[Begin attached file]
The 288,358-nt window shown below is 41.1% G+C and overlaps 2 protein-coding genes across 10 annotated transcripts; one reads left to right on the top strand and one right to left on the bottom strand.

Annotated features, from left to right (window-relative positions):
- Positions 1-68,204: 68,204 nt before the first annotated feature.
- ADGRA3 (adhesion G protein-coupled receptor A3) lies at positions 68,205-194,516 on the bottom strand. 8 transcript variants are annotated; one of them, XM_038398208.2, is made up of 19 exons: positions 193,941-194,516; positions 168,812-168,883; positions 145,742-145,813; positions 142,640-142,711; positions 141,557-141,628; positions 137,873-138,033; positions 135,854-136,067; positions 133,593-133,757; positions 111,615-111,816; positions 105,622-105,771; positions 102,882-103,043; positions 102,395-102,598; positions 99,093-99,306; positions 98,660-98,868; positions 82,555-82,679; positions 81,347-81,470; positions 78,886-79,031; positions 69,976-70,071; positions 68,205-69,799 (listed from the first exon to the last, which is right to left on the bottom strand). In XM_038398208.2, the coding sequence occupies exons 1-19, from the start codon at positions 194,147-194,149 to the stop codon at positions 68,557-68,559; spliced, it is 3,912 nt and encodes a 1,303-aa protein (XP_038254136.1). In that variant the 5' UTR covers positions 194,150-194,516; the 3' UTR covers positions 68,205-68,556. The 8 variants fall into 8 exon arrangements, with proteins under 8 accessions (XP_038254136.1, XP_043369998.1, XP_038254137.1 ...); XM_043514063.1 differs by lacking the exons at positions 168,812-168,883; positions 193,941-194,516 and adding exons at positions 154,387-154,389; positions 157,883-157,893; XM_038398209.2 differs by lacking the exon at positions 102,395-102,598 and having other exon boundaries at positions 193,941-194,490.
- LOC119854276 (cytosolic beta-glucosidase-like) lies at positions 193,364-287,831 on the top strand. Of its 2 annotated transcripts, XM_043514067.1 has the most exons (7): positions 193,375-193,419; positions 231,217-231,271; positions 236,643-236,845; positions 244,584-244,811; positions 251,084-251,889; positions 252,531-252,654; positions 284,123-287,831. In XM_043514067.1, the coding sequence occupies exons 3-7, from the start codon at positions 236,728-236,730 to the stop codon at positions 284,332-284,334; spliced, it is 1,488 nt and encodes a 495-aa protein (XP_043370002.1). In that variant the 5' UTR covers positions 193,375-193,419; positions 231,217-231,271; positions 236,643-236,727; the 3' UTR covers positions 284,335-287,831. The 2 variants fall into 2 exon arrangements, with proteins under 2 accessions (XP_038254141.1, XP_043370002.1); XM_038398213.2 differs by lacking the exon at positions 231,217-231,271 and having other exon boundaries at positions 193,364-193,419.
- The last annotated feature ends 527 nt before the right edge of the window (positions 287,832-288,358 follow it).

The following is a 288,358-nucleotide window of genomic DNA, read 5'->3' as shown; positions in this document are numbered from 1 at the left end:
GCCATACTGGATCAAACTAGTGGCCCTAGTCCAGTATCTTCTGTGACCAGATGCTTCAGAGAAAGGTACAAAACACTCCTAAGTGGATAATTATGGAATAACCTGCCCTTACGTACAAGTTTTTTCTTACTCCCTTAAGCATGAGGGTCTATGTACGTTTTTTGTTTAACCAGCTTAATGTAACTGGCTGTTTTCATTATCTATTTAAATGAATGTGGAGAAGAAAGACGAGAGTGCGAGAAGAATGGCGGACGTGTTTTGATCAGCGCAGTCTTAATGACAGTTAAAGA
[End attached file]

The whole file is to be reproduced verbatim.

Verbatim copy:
The 288,358-nt window shown below is 41.1% G+C and overlaps 2 protein-coding genes across 10 annotated transcripts; one reads left to right on the top strand and one right to left on the bottom strand.

Annotated features, from left to right (window-relative positions):
- Positions 1-68,204: 68,204 nt before the first annotated feature.
- ADGRA3 (adhesion G protein-coupled receptor A3) lies at positions 68,205-194,516 on the bottom strand. 8 transcript variants are annotated; one of them, XM_038398208.2, is made up of 19 exons: positions 193,941-194,516; positions 168,812-168,883; positions 145,742-145,813; positions 142,640-142,711; positions 141,557-141,628; positions 137,873-138,033; positions 135,854-136,067; positions 133,593-133,757; positions 111,615-111,816; positions 105,622-105,771; positions 102,882-103,043; positions 102,395-102,598; positions 99,093-99,306; positions 98,660-98,868; positions 82,555-82,679; positions 81,347-81,470; positions 78,886-79,031; positions 69,976-70,071; positions 68,205-69,799 (listed from the first exon to the last, which is right to left on the bottom strand). In XM_038398208.2, the coding sequence occupies exons 1-19, from the start codon at positions 194,147-194,149 to the stop codon at positions 68,557-68,559; spliced, it is 3,912 nt and encodes a 1,303-aa protein (XP_038254136.1). In that variant the 5' UTR covers positions 194,150-194,516; the 3' UTR covers positions 68,205-68,556. The 8 variants fall into 8 exon arrangements, with proteins under 8 accessions (XP_038254136.1, XP_043369998.1, XP_038254137.1 ...); XM_043514063.1 differs by lacking the exons at positions 168,812-168,883; positions 193,941-194,516 and adding exons at positions 154,387-154,389; positions 157,883-157,893; XM_038398209.2 differs by lacking the exon at positions 102,395-102,598 and having other exon boundaries at positions 193,941-194,490.
- LOC119854276 (cytosolic beta-glucosidase-like) lies at positions 193,364-287,831 on the top strand. Of its 2 annotated transcripts, XM_043514067.1 has the most exons (7): positions 193,375-193,419; positions 231,217-231,271; positions 236,643-236,845; positions 244,584-244,811; positions 251,084-251,889; positions 252,531-252,654; positions 284,123-287,831. In XM_043514067.1, the coding sequence occupies exons 3-7, from the start codon at positions 236,728-236,730 to the stop codon at positions 284,332-284,334; spliced, it is 1,488 nt and encodes a 495-aa protein (XP_043370002.1). In that variant the 5' UTR covers positions 193,375-193,419; positions 231,217-231,271; positions 236,643-236,727; the 3' UTR covers positions 284,335-287,831. The 2 variants fall into 2 exon arrangements, with proteins under 2 accessions (XP_038254141.1, XP_043370002.1); XM_038398213.2 differs by lacking the exon at positions 231,217-231,271 and having other exon boundaries at positions 193,364-193,419.
- The last annotated feature ends 527 nt before the right edge of the window (positions 287,832-288,358 follow it).

The following is a 288,358-nucleotide window of genomic DNA, read 5'->3' as shown; positions in this document are numbered from 1 at the left end:
GCCATACTGGATCAAACTAGTGGCCCTAGTCCAGTATCTTCTGTGACCAGATGCTTCAGAGAAAGGTACAAAACACTCCTAAGTGGATAATTATGGAATAACCTGCCCTTACGTACAAGTTTTTTCTTACTCCCTTAAGCATGAGGGTCTATGTACGTTTTTTGTTTAACCAGCTTAATGTAACTGGCTGTTTTCATTATCTATTTAAATGAATGTGGAGAAGAAAGACGAGAGTGCGAGAAGAATGGCGGACGTGTTTTGATCAGCGCAGTCTTAATGACAGTTAAAGA